Baisdhara festival pulls crowd
Himalayan News Service
Kathmandu, April 5:
Thousands of devotees from various parts of the valley and neighbouring districts today trooped into Baisdhara public garden at Balaju for the one-day religious fair to sing and dance and forget their cares and worries. The tradition of the fair dates back to the last Malla king of Kantipur - a valley kingdom. The Malla ruler began this trend to preserve the water spout in the region, claimed Hari Bahadur Kunwar, chief administrative officer of the garden.
The fair held annually inside the verdant park provides an opportunity to city-dwellers to escape the urban chaos and pollution.
The fair falls on the last new moon day of the year, according to the Nepali calendar. “This day has significance as the sun and stars are gathered in a special place to increase the religious value of the day,” informed priest Shreedhar Joshi of Ganesh temple, Naagdhunga. He added, “Any one who baths in the spout and pays homage to Bala Budhanilakantha receives divine favour.” Baisdhara (twenty-two stone water spout) is famous for the holy bath which is believed to heal various diseases. Bhaskar Sharma, 48, at the fair for the sixth consecutive year has less faith in what the priests says but is attracted by the sylvan serenity the park offers. “This fair has both environmental and spiritual value,” said Sharma. Kunwar said more than 1,00,000 devotees came this year. “their number was considerably larger than last year,” he added.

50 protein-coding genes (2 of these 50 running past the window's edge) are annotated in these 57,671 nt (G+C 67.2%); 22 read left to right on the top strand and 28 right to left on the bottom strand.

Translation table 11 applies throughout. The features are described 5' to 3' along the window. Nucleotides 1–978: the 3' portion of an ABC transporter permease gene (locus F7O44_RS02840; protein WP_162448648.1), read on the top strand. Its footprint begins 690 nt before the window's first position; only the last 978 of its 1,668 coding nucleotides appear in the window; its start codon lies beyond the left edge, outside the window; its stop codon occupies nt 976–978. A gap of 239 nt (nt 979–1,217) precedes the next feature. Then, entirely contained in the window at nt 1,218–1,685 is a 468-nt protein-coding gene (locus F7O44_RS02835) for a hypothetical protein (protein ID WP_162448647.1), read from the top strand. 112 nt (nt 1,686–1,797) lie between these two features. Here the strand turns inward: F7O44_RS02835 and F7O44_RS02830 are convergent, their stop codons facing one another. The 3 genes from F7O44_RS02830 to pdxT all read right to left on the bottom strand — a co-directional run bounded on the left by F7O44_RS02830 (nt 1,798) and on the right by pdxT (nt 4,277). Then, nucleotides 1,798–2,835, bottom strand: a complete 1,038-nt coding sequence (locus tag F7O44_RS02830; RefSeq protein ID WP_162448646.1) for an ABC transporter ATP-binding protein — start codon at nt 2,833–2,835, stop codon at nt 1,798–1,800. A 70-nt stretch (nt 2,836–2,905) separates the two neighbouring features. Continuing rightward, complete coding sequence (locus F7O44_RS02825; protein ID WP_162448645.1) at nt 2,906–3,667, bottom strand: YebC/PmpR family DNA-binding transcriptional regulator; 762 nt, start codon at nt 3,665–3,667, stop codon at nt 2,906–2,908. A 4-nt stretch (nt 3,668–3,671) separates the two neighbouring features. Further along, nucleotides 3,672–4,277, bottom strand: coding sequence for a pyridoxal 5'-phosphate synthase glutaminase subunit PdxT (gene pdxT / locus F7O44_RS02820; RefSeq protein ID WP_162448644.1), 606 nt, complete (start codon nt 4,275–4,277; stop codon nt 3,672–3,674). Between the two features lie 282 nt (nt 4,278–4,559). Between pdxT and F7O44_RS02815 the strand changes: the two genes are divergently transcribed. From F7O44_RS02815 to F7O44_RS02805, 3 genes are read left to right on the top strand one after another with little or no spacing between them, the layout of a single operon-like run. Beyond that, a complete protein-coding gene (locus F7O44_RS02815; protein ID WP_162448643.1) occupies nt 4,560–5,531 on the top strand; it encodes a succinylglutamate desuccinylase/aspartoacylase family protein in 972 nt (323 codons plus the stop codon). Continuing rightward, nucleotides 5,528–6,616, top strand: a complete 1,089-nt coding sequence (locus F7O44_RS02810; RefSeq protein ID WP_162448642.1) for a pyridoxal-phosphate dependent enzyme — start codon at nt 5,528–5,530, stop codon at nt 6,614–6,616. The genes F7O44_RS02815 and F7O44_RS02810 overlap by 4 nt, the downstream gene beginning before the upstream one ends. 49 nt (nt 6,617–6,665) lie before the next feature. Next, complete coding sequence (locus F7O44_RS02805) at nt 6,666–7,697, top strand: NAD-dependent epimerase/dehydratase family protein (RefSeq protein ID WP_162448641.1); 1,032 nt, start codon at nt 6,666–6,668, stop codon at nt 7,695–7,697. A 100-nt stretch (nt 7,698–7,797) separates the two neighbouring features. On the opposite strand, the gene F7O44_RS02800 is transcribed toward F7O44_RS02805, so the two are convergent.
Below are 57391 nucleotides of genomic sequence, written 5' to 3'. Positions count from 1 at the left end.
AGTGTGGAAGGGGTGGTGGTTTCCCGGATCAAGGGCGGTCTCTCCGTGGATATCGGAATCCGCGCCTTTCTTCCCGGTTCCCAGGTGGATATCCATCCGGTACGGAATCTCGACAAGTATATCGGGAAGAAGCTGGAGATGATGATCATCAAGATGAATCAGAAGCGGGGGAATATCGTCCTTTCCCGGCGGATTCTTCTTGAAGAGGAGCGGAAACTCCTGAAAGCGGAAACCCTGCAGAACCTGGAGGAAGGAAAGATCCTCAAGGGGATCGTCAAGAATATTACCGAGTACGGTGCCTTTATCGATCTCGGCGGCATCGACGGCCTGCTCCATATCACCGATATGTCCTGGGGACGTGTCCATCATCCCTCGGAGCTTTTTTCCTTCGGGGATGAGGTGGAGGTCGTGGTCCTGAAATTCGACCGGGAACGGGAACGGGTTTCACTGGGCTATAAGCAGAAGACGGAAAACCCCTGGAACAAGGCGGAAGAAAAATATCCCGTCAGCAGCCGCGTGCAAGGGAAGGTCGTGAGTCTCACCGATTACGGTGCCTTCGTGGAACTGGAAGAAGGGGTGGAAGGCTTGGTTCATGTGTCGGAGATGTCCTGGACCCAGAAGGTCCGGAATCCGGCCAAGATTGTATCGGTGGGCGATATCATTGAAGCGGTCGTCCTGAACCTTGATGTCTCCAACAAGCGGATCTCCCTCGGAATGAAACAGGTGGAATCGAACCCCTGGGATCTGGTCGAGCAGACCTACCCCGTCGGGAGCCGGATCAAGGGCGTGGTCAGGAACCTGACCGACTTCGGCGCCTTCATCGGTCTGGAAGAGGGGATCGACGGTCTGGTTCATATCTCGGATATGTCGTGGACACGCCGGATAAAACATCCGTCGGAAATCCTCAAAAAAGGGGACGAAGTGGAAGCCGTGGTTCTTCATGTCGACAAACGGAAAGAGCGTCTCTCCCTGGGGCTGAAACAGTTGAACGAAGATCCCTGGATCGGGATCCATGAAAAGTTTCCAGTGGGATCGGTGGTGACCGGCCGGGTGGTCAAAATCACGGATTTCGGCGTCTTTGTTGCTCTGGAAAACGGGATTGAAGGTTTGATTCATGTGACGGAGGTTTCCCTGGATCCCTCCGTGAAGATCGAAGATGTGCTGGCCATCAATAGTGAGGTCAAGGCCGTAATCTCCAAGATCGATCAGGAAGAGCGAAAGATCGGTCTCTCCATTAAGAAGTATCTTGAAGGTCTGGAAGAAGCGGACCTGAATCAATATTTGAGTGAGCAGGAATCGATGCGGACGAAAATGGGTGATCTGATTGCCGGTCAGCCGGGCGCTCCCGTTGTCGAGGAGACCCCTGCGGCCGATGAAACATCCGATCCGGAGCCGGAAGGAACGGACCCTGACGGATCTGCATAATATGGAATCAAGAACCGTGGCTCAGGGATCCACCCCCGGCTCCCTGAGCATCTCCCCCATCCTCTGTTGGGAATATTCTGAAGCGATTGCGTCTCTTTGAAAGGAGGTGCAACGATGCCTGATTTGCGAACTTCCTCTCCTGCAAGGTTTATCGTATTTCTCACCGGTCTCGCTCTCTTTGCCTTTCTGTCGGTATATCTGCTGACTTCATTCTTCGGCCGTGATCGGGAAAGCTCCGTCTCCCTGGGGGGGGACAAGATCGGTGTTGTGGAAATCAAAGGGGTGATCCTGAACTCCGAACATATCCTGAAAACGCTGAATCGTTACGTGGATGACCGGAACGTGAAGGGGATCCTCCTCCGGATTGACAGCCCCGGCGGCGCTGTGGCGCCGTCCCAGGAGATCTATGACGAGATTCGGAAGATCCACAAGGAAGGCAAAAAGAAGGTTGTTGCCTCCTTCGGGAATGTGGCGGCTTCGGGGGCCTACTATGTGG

Around 60 security personnel and more than a dozen Scouts were deployed to maintain security, informed Keshar Budhathoki. Meanwhile, a blood donation programme on the occasion of 54th birthday of Queen Komal was also held in the park. More than 55 people donated blood.